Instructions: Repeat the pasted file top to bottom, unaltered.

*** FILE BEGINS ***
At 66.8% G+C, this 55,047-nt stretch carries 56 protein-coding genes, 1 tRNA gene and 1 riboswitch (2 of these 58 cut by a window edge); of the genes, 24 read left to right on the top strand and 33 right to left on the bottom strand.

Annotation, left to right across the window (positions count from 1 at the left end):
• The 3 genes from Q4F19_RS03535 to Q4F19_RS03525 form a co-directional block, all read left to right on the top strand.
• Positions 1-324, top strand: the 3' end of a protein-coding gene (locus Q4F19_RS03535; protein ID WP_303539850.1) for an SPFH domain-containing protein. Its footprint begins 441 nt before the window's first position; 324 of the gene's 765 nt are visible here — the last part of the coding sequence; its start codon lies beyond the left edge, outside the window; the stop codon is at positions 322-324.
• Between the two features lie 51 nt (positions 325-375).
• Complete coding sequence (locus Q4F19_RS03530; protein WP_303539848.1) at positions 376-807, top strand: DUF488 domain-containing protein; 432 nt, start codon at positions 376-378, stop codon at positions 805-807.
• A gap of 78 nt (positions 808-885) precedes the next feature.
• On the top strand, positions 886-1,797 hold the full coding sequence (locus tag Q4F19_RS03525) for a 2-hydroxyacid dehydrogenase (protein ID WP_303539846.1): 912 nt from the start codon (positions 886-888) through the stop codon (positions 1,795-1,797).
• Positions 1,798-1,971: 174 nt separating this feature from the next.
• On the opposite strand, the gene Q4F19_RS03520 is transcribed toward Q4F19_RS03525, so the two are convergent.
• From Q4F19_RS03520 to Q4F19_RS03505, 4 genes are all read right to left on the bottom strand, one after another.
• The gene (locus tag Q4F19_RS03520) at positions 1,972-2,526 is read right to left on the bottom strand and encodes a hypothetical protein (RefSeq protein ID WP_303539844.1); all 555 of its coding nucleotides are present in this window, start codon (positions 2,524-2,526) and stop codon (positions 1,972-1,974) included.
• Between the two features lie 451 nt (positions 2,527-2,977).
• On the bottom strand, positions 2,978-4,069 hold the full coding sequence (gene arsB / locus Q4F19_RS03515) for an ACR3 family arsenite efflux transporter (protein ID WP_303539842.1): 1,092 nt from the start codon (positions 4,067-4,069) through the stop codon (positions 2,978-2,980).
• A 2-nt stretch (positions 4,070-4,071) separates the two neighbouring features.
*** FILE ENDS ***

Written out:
At 66.8% G+C, this 55,047-nt stretch carries 56 protein-coding genes, 1 tRNA gene and 1 riboswitch (2 of these 58 cut by a window edge); of the genes, 24 read left to right on the top strand and 33 right to left on the bottom strand.

Annotation, left to right across the window (positions count from 1 at the left end):
• The 3 genes from Q4F19_RS03535 to Q4F19_RS03525 form a co-directional block, all read left to right on the top strand.
• Positions 1-324, top strand: the 3' end of a protein-coding gene (locus Q4F19_RS03535; protein ID WP_303539850.1) for an SPFH domain-containing protein. Its footprint begins 441 nt before the window's first position; 324 of the gene's 765 nt are visible here — the last part of the coding sequence; its start codon lies beyond the left edge, outside the window; the stop codon is at positions 322-324.
• Between the two features lie 51 nt (positions 325-375).
• Complete coding sequence (locus Q4F19_RS03530; protein WP_303539848.1) at positions 376-807, top strand: DUF488 domain-containing protein; 432 nt, start codon at positions 376-378, stop codon at positions 805-807.
• A gap of 78 nt (positions 808-885) precedes the next feature.
• On the top strand, positions 886-1,797 hold the full coding sequence (locus tag Q4F19_RS03525) for a 2-hydroxyacid dehydrogenase (protein ID WP_303539846.1): 912 nt from the start codon (positions 886-888) through the stop codon (positions 1,795-1,797).
• Positions 1,798-1,971: 174 nt separating this feature from the next.
• On the opposite strand, the gene Q4F19_RS03520 is transcribed toward Q4F19_RS03525, so the two are convergent.
• From Q4F19_RS03520 to Q4F19_RS03505, 4 genes are all read right to left on the bottom strand, one after another.
• The gene (locus tag Q4F19_RS03520) at positions 1,972-2,526 is read right to left on the bottom strand and encodes a hypothetical protein (RefSeq protein ID WP_303539844.1); all 555 of its coding nucleotides are present in this window, start codon (positions 2,524-2,526) and stop codon (positions 1,972-1,974) included.
• Between the two features lie 451 nt (positions 2,527-2,977).
• On the bottom strand, positions 2,978-4,069 hold the full coding sequence (gene arsB / locus Q4F19_RS03515) for an ACR3 family arsenite efflux transporter (protein ID WP_303539842.1): 1,092 nt from the start codon (positions 4,067-4,069) through the stop codon (positions 2,978-2,980).
• A 2-nt stretch (positions 4,070-4,071) separates the two neighbouring features.